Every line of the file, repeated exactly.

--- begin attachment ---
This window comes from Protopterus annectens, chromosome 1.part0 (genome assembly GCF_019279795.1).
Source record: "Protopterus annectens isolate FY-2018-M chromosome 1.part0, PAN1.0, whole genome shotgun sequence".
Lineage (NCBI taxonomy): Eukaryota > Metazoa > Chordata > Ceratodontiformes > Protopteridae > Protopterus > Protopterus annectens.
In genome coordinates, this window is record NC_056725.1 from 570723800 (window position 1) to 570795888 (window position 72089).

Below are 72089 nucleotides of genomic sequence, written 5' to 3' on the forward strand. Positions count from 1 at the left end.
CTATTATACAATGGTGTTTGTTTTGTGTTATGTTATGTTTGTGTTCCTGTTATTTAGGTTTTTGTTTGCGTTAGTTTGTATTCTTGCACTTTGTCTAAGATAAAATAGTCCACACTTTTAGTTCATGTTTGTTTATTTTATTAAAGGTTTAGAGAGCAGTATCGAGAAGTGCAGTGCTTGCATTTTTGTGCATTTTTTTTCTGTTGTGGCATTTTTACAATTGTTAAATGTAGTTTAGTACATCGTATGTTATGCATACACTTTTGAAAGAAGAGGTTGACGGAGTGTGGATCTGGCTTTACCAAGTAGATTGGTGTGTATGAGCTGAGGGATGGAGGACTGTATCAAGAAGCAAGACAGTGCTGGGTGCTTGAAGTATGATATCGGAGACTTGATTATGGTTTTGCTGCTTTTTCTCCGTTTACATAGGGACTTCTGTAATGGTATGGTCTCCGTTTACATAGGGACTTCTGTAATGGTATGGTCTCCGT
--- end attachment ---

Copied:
This window comes from Protopterus annectens, chromosome 1.part0 (genome assembly GCF_019279795.1).
Source record: "Protopterus annectens isolate FY-2018-M chromosome 1.part0, PAN1.0, whole genome shotgun sequence".
Lineage (NCBI taxonomy): Eukaryota > Metazoa > Chordata > Ceratodontiformes > Protopteridae > Protopterus > Protopterus annectens.
In genome coordinates, this window is record NC_056725.1 from 570723800 (window position 1) to 570795888 (window position 72089).

Below are 72089 nucleotides of genomic sequence, written 5' to 3' on the forward strand. Positions count from 1 at the left end.
CTATTATACAATGGTGTTTGTTTTGTGTTATGTTATGTTTGTGTTCCTGTTATTTAGGTTTTTGTTTGCGTTAGTTTGTATTCTTGCACTTTGTCTAAGATAAAATAGTCCACACTTTTAGTTCATGTTTGTTTATTTTATTAAAGGTTTAGAGAGCAGTATCGAGAAGTGCAGTGCTTGCATTTTTGTGCATTTTTTTTCTGTTGTGGCATTTTTACAATTGTTAAATGTAGTTTAGTACATCGTATGTTATGCATACACTTTTGAAAGAAGAGGTTGACGGAGTGTGGATCTGGCTTTACCAAGTAGATTGGTGTGTATGAGCTGAGGGATGGAGGACTGTATCAAGAAGCAAGACAGTGCTGGGTGCTTGAAGTATGATATCGGAGACTTGATTATGGTTTTGCTGCTTTTTCTCCGTTTACATAGGGACTTCTGTAATGGTATGGTCTCCGTTTACATAGGGACTTCTGTAATGGTATGGTCTCCGT